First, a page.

A wetland and a golden opportunity
Old stone-lined open wells dot the Jakkur wetland area, and BDA's restoration work at Jakkur tank could help revive these water bodies, says our water expert S. Vishwanath
The sprawling 50-hectare Jakkur wetland is offering a unique opportunity for the city of Bangalore to demonstrate a small scale integrated urban water management idea which could be replicated across much of the city. For a city suffering from water shortages the need for recycling waste-water, using rainwater, preserving tanks and managing the surface water and groundwater interface sustainably is crucial to ensuring water availability. Added to this is the need for meeting the ecological requirements of water for birds, plants and bio-diversity plus preserving the cultural heritage of water represented through old wells.
Tank area fenced
The Bangalore Development Authority has taken up the restoration of Jakkur tank at a cost of nearly Rs. 22 crore as a board on the site informs us. The entire tank area has been fenced, an earthen bund created all around and an island developed in the centre for birds to nest. Upstream of the tank the Bangalore Water Supply and Sewerage Board (BWSSB) has built a 10 million litres per day capacity sewage treatment plant to treat all waste water entering the tank. Downstream of the tank of what once was the command area, layouts and housing will spring up sooner or later.
Magnificent old stone-lined open wells dot the area. These represent a water heritage of the city as much as the tanks do. Some are in use but most are abandoned. These wells have water, thanks to the tank rejuvenation. If the treated wastewater from the sewage treatment plant and the rainwater from the catchment could well fill the wetland of Jakkur, these beautiful old open wells will continue to have water.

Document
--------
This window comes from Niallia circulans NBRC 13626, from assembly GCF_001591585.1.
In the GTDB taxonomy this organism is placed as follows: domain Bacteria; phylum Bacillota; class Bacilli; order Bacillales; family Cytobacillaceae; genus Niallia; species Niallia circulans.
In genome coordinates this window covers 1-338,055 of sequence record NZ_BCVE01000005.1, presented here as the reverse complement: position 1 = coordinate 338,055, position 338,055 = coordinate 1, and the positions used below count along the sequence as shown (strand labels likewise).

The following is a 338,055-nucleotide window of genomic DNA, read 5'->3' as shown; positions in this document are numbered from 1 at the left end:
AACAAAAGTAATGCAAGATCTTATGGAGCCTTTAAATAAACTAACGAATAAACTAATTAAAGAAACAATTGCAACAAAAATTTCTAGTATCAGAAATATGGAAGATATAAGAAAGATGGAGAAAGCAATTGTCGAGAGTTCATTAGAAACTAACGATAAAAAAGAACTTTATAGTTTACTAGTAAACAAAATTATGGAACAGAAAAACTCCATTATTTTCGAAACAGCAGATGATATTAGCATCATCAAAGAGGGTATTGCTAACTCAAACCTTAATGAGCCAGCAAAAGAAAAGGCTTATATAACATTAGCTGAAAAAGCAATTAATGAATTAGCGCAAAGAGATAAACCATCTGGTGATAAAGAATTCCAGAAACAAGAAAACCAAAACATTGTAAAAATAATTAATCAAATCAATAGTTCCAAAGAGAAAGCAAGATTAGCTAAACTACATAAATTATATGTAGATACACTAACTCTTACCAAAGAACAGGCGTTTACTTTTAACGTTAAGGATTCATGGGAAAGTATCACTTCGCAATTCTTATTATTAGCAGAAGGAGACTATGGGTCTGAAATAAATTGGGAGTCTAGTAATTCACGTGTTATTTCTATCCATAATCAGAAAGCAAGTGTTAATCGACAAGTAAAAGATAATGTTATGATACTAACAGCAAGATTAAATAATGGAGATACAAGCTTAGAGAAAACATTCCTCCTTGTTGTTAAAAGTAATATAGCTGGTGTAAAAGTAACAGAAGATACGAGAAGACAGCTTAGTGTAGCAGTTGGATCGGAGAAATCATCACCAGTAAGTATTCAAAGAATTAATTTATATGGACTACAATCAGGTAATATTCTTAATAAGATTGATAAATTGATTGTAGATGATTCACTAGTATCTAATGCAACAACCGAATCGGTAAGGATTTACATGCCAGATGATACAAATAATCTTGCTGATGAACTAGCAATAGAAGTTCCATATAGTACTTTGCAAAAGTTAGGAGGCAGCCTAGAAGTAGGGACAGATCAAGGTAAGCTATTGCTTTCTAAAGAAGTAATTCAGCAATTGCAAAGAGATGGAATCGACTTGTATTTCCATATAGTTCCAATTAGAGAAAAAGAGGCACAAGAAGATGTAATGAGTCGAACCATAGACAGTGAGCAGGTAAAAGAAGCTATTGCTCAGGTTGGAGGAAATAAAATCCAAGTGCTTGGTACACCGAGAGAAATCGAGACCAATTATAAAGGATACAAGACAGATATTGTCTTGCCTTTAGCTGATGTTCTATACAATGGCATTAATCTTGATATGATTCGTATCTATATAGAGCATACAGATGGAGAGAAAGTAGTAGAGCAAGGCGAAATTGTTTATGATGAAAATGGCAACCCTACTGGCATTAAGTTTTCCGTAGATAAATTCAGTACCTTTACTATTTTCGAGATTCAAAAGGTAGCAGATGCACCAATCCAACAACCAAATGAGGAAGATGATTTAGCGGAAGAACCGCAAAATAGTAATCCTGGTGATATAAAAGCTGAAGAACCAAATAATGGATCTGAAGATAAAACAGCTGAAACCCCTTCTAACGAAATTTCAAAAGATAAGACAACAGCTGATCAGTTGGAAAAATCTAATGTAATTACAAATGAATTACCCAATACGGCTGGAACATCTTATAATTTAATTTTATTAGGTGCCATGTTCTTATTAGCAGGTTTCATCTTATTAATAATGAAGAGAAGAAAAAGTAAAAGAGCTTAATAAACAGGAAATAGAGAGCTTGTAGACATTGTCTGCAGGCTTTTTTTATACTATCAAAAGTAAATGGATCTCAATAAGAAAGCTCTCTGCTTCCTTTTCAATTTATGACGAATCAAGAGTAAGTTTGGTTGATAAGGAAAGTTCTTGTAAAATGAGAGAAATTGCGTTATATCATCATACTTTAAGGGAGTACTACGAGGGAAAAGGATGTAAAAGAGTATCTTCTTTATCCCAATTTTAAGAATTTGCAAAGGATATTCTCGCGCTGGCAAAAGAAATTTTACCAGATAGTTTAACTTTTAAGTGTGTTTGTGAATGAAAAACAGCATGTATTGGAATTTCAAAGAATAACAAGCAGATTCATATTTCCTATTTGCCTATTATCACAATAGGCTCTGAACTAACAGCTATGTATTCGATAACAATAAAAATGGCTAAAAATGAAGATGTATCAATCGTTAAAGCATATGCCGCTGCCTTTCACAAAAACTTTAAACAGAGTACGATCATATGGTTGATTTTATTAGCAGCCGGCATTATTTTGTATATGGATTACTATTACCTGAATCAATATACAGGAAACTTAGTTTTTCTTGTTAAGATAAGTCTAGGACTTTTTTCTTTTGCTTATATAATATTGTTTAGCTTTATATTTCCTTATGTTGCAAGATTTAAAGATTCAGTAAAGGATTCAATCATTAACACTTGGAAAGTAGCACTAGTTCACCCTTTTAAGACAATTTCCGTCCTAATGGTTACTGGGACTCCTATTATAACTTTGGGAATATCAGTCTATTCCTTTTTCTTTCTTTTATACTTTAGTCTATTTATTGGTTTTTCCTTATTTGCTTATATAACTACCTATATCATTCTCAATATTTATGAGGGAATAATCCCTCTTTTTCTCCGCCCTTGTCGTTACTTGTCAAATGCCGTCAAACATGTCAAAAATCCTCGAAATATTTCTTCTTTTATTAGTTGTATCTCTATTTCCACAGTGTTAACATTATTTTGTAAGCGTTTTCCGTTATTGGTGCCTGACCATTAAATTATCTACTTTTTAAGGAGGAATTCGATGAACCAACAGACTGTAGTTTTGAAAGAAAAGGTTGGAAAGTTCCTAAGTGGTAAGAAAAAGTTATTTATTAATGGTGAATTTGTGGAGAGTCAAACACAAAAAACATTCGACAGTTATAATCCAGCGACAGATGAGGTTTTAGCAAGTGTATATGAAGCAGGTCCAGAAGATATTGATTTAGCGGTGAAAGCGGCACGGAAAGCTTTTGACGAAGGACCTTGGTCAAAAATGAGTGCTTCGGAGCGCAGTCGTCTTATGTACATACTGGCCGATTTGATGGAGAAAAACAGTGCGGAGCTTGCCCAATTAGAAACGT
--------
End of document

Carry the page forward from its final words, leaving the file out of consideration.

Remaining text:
Excellent water source
These wells, if preserved by the BDA, can represent an excellent source of water to the downstream area of the tank. A detailed hydro-geological survey will reveal the potential of the groundwater available.
About 20,000 households can be provided water after due treatment, considering a steady 10 million litres per day availability and a demand of about 500 litres per day per house.
This could also be the cheapest water available since the groundwater is available at very low depths and therefore pumping energy requirement would be very less.
By integrating rainwater harvesting systems in the houses and apartments likely to come up, it should be possible to meet the water requirements of about one lakh people.
The sewage treatment plant may need to be upgraded to tertiary levels and the treatment capacity of the wetland and the aquifer would also need to be established, which represents a unique opportunity for the city to learn and manage ecological water treatment, recharge and reuse.
The Jakkur wetland can also be a great bio-diversity spot as it attracts large numbers of birds; only it will need to be ensured that they are not disturbed by the visitor inflow into the area.
The challenge is one of developing an integrated plant which respects all needs, bringing institutional coordination and ensuring that the plan is implemented well. Primarily it is a challenge for the BDA and the BWSSB.
After all the nice work done so far it is only a small further step which can bring large benefits and supplement Bangalore's water and ecological requirement harmoniously and sustainably. Opportunity knocks.
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